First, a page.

It’s been a while since I posted anything here. This metaphorical drought is partly due to a physical drought. Until two weeks ago, we have only one rain shower since early May. My garden was a complete failure. After initial attempts at watering from the creek, I couldn’t keep up. Because our “soil” is mostly sand, the water just disappeared within hours under the sun and 30ºC heat so it would have taken all my time to keep it watered.
I’ve figured out a plan for irrigating next year, but it was too late once I realized it was needed, so got almost no vegetables this year. Luckily, I was too lazy to plant all my new perennials so they were safe in the greenhouse and I’ve started planting them so they can flower next year. Most will be safe enough once established, though I lost quite a few established perennials and even small bushes this year.
A few days after we finally got some rain, by way of torrential downpours, the forest floor sprouted many fungus fruiting bodies.
I’m not that great at identifying fungi, so you’ll just have to enjoy the pictures without knowing exactly what they are.
This is just a quick gallery of the pictures I have taken since early February, mostly birds with some ice, lichen and a snowdrop.
I have posted over half of these pictures on Twitter but, since I do a print version of this blog for a few people who don’t use the Internet, I thought I’d better get caught up. I haven’t been doing as many pictures over the winter as things don’t change much in the garden, although this year has been weird, with not much snow and very wild temperature swings from -20ºC to +15 in a single week. Not having the snow makes it worse as the snow insulation takes the edge of the swings. We’re having May weather in March.
On one of the -20ºs swings it got cold enough for fur hats, but only for one day. It’s from Russia, thanks to my sister-in-law, Lily; warm at -40º.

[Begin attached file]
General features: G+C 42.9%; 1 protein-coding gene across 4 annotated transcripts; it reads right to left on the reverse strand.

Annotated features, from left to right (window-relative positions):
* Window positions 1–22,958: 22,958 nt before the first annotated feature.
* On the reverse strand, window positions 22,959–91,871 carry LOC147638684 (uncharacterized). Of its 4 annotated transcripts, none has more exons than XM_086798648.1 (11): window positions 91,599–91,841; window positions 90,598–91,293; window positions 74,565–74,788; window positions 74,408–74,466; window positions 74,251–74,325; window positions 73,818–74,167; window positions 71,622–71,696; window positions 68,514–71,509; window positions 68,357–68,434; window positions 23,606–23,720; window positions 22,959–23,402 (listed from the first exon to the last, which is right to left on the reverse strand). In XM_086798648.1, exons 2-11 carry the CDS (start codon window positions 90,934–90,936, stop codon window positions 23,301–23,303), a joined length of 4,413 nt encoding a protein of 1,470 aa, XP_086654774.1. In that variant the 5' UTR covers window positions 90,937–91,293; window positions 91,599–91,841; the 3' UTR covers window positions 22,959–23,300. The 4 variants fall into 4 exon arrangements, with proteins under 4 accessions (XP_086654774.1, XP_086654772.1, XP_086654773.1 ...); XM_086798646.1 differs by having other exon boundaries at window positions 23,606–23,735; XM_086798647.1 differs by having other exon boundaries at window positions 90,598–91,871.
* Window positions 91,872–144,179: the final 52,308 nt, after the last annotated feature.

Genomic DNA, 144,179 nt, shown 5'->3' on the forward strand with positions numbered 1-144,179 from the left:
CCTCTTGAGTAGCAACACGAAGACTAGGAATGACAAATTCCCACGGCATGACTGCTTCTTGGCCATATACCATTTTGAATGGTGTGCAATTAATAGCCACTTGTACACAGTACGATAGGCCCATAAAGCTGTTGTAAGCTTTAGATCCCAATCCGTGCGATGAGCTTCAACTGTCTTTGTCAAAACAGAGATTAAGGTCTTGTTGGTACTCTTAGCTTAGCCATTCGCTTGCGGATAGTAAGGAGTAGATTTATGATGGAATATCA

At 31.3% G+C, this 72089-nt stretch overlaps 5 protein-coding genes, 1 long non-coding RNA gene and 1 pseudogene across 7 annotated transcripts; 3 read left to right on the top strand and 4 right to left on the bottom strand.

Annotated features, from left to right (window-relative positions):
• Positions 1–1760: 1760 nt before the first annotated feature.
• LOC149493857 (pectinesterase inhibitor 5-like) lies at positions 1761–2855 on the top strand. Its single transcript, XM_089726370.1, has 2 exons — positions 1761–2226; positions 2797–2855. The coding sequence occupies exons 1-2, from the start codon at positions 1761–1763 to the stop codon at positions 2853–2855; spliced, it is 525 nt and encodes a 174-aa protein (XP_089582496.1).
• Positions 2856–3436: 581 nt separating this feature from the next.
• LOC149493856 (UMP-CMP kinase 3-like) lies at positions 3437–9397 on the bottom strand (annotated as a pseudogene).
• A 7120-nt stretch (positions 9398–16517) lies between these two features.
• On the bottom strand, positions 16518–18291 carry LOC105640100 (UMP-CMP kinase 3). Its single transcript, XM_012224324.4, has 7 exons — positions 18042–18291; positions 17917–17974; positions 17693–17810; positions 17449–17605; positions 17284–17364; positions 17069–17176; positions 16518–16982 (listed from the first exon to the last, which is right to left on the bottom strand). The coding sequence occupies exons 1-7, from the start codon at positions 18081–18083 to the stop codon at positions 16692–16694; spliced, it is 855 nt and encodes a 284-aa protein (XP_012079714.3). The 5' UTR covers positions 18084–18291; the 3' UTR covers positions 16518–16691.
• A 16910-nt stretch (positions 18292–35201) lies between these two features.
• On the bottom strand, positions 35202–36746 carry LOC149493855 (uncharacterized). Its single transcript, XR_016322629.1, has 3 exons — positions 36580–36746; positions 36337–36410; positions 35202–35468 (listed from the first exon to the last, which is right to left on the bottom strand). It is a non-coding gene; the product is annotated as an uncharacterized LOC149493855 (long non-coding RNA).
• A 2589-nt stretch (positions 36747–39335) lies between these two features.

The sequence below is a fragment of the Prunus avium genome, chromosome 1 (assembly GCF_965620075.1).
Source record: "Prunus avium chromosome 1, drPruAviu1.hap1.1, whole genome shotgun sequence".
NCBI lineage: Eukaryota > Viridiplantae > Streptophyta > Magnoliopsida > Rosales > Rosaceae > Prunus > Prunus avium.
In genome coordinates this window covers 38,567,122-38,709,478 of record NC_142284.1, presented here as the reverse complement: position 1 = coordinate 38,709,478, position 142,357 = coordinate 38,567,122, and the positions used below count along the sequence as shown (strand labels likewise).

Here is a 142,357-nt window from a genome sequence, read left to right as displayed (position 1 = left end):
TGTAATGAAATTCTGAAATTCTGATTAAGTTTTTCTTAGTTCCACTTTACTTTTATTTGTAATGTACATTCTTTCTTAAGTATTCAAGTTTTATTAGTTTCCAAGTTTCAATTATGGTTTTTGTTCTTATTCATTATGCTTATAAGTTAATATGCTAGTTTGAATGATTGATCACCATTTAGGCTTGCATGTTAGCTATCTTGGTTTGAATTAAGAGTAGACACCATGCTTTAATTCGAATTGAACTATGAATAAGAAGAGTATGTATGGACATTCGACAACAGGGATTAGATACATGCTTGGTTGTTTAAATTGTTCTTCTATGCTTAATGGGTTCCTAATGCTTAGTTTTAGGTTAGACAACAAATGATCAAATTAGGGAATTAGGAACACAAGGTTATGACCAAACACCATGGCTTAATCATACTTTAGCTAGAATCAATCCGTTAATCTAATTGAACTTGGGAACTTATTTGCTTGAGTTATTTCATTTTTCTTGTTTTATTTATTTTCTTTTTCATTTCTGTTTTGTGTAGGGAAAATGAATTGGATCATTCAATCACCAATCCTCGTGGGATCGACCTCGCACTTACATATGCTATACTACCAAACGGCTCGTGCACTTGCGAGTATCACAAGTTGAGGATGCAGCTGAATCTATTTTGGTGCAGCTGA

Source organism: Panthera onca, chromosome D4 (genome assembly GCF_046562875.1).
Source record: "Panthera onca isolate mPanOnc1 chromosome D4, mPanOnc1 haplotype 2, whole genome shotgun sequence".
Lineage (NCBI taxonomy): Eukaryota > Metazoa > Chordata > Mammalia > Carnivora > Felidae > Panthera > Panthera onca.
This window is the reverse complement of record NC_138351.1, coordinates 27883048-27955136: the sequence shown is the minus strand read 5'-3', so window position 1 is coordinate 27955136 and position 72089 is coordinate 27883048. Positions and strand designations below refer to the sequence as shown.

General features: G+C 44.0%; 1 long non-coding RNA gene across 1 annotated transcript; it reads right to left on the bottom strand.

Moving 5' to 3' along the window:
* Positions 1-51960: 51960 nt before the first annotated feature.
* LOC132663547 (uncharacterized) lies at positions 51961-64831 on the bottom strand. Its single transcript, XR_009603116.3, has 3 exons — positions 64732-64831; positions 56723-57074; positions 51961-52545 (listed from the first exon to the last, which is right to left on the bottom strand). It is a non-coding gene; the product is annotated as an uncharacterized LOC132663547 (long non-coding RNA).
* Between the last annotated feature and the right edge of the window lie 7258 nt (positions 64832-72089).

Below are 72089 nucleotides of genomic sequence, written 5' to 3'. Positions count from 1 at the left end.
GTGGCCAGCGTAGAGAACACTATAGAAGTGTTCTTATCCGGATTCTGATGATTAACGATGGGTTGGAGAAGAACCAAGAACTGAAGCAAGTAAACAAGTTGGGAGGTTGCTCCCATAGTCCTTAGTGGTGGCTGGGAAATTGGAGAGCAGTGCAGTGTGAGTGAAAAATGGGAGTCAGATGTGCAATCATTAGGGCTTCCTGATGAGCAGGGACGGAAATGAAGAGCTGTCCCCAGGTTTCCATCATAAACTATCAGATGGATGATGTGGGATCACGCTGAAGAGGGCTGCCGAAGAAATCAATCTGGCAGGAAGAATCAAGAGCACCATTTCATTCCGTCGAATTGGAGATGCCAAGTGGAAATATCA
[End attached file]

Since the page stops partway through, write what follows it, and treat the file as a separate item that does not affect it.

It’s Charlie’s birthday party in mid-February, so we went to Toronto. He seems to know almost everyone in Toronto, there was at least one floor of the bar full of his friends.
Next are some of the birds that stay around for the winter,
One day, we had a huge flock of American Goldfinches, around 200. All our trees and bushes were full of them.
Mourning doves are regulars, but we hadn’t seen quite this many in the one tree at once, they’re usually only a few. These are not peace doves, they’re quite aggressive with other birds. Even the blue jays keep a careful eye on them when they’re within beak range.
We had an ice storm and lost power for a few hours. It came back just as the house was getting cold and I was downstairs getting ready to light the wood stove which we keep for emergencies and to start the generator for a few lights and recharge batteries. We should look into getting it set up to run the furnace fan.
Next are the same trees, slightly out of focus so you can see the rainbows. I can’t capture how they were with the naked eye, because it took a little bit of motion to make them sparkle. I should have shot some video.
The next wasn’t the one that took our power out because ours was back on by the time we ventured out.
The sharp-shinned hawk sat here spreading its wings and shaking them. It was still hunting through the ice rain falling.
The next one is from my home brewing. The sanitizing fluid made large bubbles in the carboy I use for fermenting .
These pixie cup lichen are very pretty. Almost a garden by themselves. On my high-resolution original, you can zoom in to see tiny cups within these larger ones. Fractal.
The next is a tree branch that had fallen but not touched the ground, so these fungi look like they’re cascading off the end. The green is from algae that live within the fungus. I don’t know if the fungus gets energy from the photosynthesis or not. Since lichen are fungus with algal partners, these are part way there but not with the same species.
Finally, a much-magnified (4mm=0.15″) flower from summer savory, which I had growing this winter in my plant case. But didn’t get enough leaves to use as herbs.
Here is a junco eating weed seeds from my garden. The more it can get rid of, the better.
These mourning doves are looking quite peaceful. They are much less so with other birds, chasing most of them away (except, of course, hawks). They don’t seem that tough, but even blue jays retreat if a dove wants them to.
There is a pond about 200m from our house, which is almost overgrown now with cattails (bulrushes). It’s not on our land so I can’t do much to keep it clear. Eventually it will get filled in and we’ll have no more snapping turtles as my garden ponds are too small for them.
It is home in the summer to about 3 pairs of red-winged blackbirds. Here is what’s left of one of their nests. They are built on cattail clumps well out into the water.
I also spotted a muskrat lodge while I was looking for the nests.